According to ancient literature, women’s hair symbolizes strength, physical attraction, health, femininity, and even social status. Then as now, hair is a symbol of self, and our hairstyles are a powerful form of self-expression.
When a woman experiences excessive hair loss, it can ravage her sense of self and be so distressing as to cause depression, crippling anxiety, and withdrawal.
For most women with excessive shedding, the issue is one of genetics and hormonal imbalances. For these women, the hair-loss pattern is generally diffuse and there is thinning all over the head (telogen effluvium, or TE) or there is hair loss at the crown and the temples (androgenic — also called androgenetic — alopecia, more commonly known as “female pattern baldness”).
Less commonly, the hair loss is due to an autoimmune condition (but trust me, that doesn’t tell the whole story) and tends to fall into these categories:
- Alopecia areata: patchy baldness on scalp
- Alopecia totalis: total loss of scalp hair
- Alopecia universalis: total loss, head to toe
- Alopecia ophiasis: a band of loss above the ears, wrapping around the neckline
- Alopecia diffusa: diffuse thinning
The American Hair Loss Association states that women comprise 40 percent of the estimated 6.6 million Americans who suffer hair loss. And we’re much more likely than men to search for answers. In my mid-40s, after suffering from mild alopecia areata off and on for 30 years, I graduated to the alopecia ophiasis pattern and became one-third bald.
In most cases, hair follicles can be signaled — even if you’ve struggled for years and even if you’re bald. (Possible exceptions include cicatricial alopecia, a rare condition where follicles are covered with scar tissue, and frontal alopecia, a form of lichen planopilaris characterized by receding hairline and sometimes scarring.)
Whether your hair loss is largely genetic and hormonal or autoimmune, many of the same strategies work for reversing loss and promoting growth. Indeed, I searched far and wide — and far outside the conventional, multibillion-dollar hair-loss industry — and have had my hair back for two years. I’m confident that nearly anyone experiencing the anguish of hair loss can turn things around.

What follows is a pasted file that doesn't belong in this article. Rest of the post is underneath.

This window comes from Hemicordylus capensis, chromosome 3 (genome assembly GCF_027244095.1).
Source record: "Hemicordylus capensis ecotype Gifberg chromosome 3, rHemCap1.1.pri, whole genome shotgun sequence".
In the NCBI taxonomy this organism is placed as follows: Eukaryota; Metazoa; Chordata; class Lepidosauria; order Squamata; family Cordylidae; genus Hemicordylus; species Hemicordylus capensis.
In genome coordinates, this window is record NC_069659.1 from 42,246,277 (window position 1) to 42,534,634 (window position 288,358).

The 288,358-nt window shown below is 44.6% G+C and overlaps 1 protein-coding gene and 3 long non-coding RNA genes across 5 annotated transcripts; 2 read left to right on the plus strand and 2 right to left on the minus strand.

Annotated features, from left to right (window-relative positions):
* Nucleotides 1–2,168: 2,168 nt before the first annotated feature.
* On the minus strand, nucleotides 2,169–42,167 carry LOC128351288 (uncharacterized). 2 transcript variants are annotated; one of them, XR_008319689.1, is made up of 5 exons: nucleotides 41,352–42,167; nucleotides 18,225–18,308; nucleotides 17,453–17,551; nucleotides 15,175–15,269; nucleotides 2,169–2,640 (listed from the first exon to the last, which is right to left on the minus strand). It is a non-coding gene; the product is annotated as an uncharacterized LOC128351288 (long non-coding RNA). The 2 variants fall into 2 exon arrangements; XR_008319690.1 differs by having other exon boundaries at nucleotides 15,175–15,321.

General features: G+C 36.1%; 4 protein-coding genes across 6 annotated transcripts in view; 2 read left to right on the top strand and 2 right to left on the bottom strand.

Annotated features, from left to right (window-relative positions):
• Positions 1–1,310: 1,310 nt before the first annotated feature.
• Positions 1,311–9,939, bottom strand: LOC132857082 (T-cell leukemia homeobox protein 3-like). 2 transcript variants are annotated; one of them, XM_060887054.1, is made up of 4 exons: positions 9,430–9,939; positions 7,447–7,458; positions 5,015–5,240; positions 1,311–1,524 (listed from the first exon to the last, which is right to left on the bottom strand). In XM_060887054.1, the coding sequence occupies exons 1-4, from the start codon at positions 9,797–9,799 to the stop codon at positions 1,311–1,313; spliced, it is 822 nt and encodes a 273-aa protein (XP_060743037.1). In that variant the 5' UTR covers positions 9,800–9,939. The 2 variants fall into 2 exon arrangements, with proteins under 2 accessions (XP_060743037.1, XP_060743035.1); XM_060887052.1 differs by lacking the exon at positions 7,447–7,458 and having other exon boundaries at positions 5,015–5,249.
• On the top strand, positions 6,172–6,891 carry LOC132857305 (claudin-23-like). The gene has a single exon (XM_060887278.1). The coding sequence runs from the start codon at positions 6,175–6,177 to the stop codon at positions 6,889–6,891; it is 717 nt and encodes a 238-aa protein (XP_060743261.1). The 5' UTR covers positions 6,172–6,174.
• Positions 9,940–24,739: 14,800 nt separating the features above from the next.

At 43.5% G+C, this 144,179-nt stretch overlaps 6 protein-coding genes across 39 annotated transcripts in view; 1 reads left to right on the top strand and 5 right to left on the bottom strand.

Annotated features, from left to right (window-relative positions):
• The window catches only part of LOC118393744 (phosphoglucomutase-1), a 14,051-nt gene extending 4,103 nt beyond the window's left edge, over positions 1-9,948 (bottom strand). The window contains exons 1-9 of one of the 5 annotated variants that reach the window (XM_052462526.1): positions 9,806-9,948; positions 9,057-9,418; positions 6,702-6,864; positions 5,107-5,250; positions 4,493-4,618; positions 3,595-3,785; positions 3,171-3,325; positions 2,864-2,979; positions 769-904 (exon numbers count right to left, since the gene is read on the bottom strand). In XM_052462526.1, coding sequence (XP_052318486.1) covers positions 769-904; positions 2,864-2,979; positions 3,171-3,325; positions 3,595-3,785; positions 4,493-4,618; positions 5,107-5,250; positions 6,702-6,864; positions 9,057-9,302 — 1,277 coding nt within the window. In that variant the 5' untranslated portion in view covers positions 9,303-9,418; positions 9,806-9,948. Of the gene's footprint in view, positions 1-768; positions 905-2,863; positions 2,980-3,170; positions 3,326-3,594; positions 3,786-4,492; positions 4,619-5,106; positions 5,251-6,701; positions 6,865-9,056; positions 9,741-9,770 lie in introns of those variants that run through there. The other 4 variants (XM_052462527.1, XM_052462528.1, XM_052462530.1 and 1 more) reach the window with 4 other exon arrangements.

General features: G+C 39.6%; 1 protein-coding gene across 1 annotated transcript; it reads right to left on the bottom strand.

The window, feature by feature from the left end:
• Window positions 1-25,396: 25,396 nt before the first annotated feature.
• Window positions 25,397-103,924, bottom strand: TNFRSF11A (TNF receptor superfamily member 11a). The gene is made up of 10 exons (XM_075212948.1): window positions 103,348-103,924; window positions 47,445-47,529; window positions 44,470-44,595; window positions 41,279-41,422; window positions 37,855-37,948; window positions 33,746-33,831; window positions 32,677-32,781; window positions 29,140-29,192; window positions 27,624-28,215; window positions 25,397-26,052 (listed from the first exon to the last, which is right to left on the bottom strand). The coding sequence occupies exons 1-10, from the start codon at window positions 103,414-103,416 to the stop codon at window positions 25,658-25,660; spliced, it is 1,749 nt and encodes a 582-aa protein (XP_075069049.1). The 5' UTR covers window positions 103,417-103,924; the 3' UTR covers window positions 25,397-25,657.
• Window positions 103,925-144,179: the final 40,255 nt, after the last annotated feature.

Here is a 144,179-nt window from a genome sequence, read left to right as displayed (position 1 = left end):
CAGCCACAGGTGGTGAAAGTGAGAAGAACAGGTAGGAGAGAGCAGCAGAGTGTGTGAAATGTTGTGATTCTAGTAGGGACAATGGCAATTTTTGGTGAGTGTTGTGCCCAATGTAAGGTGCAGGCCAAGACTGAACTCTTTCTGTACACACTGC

Below is a list of hair-loss factors, many of which overlap, and suggestions for what you can do if these are your root cause(s).
Genetics can lead to female pattern hair loss (androgenic alopecia), but it’s important to remember that our genes aren’t our destiny. As they say, “Genetics load the gun, but environment pulls the trigger.” While our family history and genetic code play a role, the science of epigenetics shows us that addressing many of the factors outlined in this article can positively affect our genetic expression.
Patchy hair loss and total hair loss are thought to be due to an autoimmune condition, of which there can also be a genetic component, most notably when there’s celiac disease, type 1 diabetes, or rheumatoid arthritis in the bloodline.
Many do well with an immune modulatory protocol for their alopecia, no matter what the pattern. The 100+ manifestations of autoimmunity are, after all, one disease. As an added benefit, treating alopecia as the autoimmune condition it often is can significantly reduce the possibility of a “kaleidoscope of autoimmunity” or MAS — Multiple Autoimmune Syndrome.
Without immune modulation, treatments such as cortisone and steroid injections, creams, pills, supplements, and immunosuppressants aren’t likely to signal the follicles to regenerate hair in any lasting way. In fact, some of these strategies are degenerative, not regenerative, and can contribute to more immune dysregulation, making alopecia worse in the long term.
The first step in reversing an autoimmune condition is to heal the gut, where 70 to 80 percent of our immune system resides. Indeed, most people with autoimmunity have digestive complaints. An elimination/provocation diet is a life-changing experiment that can help sleuth out food sensitivities — one of the most significant contributors to immune dysregulation.
Other gut issues to consider are yeast, or candida, overgrowth and hypochloridia (low hydrochloric acid), both strongly associated with hair loss. Also check for SIBO (small intestine bacterial overgrowth) and other infections, such as H. pylori.
It’s impossible to outline an entire immune modulatory protocol in this article, so I recommend the book The Immune System Recovery Plan, by Susan Blum, MD.
3. Nutrient deficiencies
There are several nutrient deficiencies and nutritional issues associated with unhealthy follicles and hair loss:
- Minerals, most notably iron, manganese, selenium, and zinc
- Ferritin, an iron-storage protein (often associated with anemia, which is strongly correlated with hair loss)
- Vitamins, most notably A, the B spectrum, C, and E
- Arginine, an amino acid
- Protein malabsorption
- Essential-fatty-acid malabsorption
Low ferritin is considered a deal breaker — if it’s low, it will be difficult to slow loss and grow new hair. Some experts say ferritin levels should be at 80–90 ng/mL or higher. One of the best ways to raise ferritin is to take encapsulated liver.
Healing the gut will help with absorption of these nutrients, although supplementation may still be needed. Work with a qualified healthcare provider for specific dosing, since more isn’t more here, especially given risks with overdosing. For example, excess vitamin A supplementation is associated with alopecia and excess biotin (vitamin B7), a popular “hair-loss supplement,” can mimic Graves’ disease on labs, greatly skewing a thyroid treatment plan.